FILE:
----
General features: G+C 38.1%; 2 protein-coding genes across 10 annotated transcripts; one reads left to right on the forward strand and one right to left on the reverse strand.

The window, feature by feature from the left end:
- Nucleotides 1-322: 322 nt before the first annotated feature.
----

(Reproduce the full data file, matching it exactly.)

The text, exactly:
General features: G+C 38.1%; 2 protein-coding genes across 10 annotated transcripts; one reads left to right on the forward strand and one right to left on the reverse strand.

The window, feature by feature from the left end:
- Nucleotides 1-322: 322 nt before the first annotated feature.